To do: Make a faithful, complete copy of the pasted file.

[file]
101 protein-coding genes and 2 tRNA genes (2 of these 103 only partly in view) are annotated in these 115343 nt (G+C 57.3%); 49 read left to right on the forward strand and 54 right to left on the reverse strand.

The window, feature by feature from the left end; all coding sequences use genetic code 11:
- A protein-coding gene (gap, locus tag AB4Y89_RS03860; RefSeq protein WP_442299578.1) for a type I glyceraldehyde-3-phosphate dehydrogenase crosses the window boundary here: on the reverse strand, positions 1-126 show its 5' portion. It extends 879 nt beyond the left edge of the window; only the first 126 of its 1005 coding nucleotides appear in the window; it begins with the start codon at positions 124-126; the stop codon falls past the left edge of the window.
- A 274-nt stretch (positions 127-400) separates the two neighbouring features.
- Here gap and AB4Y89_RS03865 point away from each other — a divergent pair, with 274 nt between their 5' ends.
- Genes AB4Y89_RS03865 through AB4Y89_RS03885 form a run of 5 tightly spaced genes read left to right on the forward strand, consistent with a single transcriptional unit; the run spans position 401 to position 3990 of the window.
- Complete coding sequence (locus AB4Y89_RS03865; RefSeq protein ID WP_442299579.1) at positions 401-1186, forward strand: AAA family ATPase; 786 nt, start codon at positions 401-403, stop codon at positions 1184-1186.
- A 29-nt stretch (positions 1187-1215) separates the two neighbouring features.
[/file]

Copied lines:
101 protein-coding genes and 2 tRNA genes (2 of these 103 only partly in view) are annotated in these 115343 nt (G+C 57.3%); 49 read left to right on the forward strand and 54 right to left on the reverse strand.

The window, feature by feature from the left end; all coding sequences use genetic code 11:
- A protein-coding gene (gap, locus tag AB4Y89_RS03860; RefSeq protein WP_442299578.1) for a type I glyceraldehyde-3-phosphate dehydrogenase crosses the window boundary here: on the reverse strand, positions 1-126 show its 5' portion. It extends 879 nt beyond the left edge of the window; only the first 126 of its 1005 coding nucleotides appear in the window; it begins with the start codon at positions 124-126; the stop codon falls past the left edge of the window.
- A 274-nt stretch (positions 127-400) separates the two neighbouring features.
- Here gap and AB4Y89_RS03865 point away from each other — a divergent pair, with 274 nt between their 5' ends.
- Genes AB4Y89_RS03865 through AB4Y89_RS03885 form a run of 5 tightly spaced genes read left to right on the forward strand, consistent with a single transcriptional unit; the run spans position 401 to position 3990 of the window.
- Complete coding sequence (locus AB4Y89_RS03865; RefSeq protein ID WP_442299579.1) at positions 401-1186, forward strand: AAA family ATPase; 786 nt, start codon at positions 401-403, stop codon at positions 1184-1186.
- A 29-nt stretch (positions 1187-1215) separates the two neighbouring features.